Anyone who’s ever written a resume knows that a fundamental rule is this: don’t go over a page.
Many recruiters may not even consider a resume more than one page and could even immediately disqualify the applicant. While other HR professionals simply don’t read past the first page and don’t take in any additional information beyond what’s easily accessible.
Keeping that in mind, the one-page resume is often the best approach for HR managers. It may even help you to stand out amid thousands of other applicants. However, it’s not always the golden standard.
Some work experiences are best suited for multiple-page resumes, particularly those requiring advanced and technical skills. When you’re applying for specific roles or trying to detail expertise in various fields, it may feel impossible to condense the most relevant information into one page.
If so, a multiple-page resume is your best bet for providing a comprehensive overview of your work experience. It can also present you as a prepared professional and highly qualified candidate.
Here are some instances where multi-page resumes are acceptable.
#1: Extensive work experience
If you’ve worked in a specific industry for many years or a decade long, your work experience can likely stretch over two pages.
Applying for positions in this same field and not including all of your career histories can be a form of short-selling. If that’s the case, go ahead and offer a complete glimpse of your talents and abilities to the hiring team.
While providing details on your most recent positions are essential, don’t be afraid to spill onto the second page if you have something substantial to flaunt regarding your past work achievements.
#2: Skilled in technicalities
Another example of a good time to pen multi-page resumes is when you have any technical skills to display.
Technical skills by nature take up more room on a page, especially if you have an extensive worth of episodes using certain technologies and software applications. You may also need to include information explaining the skills and programmes you’re familiar with, which can take up even more room.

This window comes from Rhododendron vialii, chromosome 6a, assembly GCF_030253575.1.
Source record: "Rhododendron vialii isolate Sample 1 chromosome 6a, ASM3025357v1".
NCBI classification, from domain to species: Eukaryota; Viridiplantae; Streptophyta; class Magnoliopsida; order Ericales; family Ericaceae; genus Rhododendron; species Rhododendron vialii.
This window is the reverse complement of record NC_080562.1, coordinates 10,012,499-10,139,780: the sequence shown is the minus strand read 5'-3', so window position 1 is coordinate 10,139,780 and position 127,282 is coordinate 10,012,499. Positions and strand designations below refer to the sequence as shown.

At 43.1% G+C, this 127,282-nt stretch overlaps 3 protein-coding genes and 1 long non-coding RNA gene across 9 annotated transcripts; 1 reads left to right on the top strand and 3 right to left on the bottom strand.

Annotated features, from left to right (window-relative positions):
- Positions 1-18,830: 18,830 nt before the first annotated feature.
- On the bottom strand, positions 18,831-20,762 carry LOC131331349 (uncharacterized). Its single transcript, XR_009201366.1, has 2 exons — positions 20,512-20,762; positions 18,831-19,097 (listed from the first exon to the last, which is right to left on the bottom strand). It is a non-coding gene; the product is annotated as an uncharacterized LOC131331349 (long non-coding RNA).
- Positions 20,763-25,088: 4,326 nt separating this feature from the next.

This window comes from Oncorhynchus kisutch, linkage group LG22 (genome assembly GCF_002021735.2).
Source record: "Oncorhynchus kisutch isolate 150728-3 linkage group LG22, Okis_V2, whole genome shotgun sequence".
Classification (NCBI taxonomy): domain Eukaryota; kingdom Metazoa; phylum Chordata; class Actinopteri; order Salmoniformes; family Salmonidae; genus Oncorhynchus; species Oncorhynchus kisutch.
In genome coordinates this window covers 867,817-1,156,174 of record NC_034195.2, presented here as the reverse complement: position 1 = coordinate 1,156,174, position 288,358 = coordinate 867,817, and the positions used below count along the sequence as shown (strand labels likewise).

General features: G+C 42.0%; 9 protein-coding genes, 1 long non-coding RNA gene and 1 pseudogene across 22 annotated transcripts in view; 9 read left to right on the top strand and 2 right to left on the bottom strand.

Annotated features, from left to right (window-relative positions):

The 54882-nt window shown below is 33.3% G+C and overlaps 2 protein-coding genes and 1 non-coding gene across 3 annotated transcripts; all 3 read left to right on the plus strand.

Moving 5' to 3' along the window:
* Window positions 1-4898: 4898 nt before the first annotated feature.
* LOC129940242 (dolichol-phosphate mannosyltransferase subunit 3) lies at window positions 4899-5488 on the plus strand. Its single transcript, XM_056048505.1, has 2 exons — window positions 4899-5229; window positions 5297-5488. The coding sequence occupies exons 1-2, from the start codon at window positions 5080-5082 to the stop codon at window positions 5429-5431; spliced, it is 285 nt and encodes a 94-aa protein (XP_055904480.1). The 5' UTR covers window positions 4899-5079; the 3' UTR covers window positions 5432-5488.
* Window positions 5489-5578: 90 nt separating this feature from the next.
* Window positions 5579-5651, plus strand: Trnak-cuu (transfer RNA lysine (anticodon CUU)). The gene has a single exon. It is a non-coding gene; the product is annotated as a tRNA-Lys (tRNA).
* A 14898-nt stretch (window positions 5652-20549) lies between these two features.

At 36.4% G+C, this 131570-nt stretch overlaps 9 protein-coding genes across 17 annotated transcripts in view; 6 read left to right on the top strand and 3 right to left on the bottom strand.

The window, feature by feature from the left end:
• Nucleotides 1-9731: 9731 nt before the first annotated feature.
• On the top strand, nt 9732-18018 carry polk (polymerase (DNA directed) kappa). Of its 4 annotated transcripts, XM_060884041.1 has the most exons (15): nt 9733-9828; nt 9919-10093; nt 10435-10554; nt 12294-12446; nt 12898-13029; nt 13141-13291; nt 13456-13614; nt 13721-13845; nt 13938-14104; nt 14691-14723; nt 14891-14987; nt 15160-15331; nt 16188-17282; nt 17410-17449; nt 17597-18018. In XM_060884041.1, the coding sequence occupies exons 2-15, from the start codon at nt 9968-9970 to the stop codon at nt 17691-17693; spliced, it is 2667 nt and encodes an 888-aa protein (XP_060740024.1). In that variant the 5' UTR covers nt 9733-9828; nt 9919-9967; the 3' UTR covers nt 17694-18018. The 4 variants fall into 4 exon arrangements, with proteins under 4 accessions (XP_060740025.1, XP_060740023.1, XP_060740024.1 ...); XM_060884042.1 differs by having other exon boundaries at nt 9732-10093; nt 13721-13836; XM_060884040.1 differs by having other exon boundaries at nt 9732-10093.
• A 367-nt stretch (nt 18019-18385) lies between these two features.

Feel free to use an additional page but make sure that you include a brief list of technical tools and skillsets that best represent yourself.
#3: Engaged primarily in contract work
Contract work can take up page space to describe since they are usually only a year long.
When you’re covering different contracts and clients’ history, you can quickly fill up multiple pages on your resume. Recruiters likely know how contractors work, so they would be more accommodating when it comes to numerous pages of content on your resume.
But still, try to keep your main points clear and summarise the details where possible to create a weighty multi-page resume.
Two- to three-page resumes are likely the most a document should take up, and even then, it’s better to stick to two.
A three-page resume might be more reasonable for job seekers applying for a leadership position and have decades of experience to cover. But overall, the shorter and more concise your resume is, the higher chances it will be thoroughly read and considered.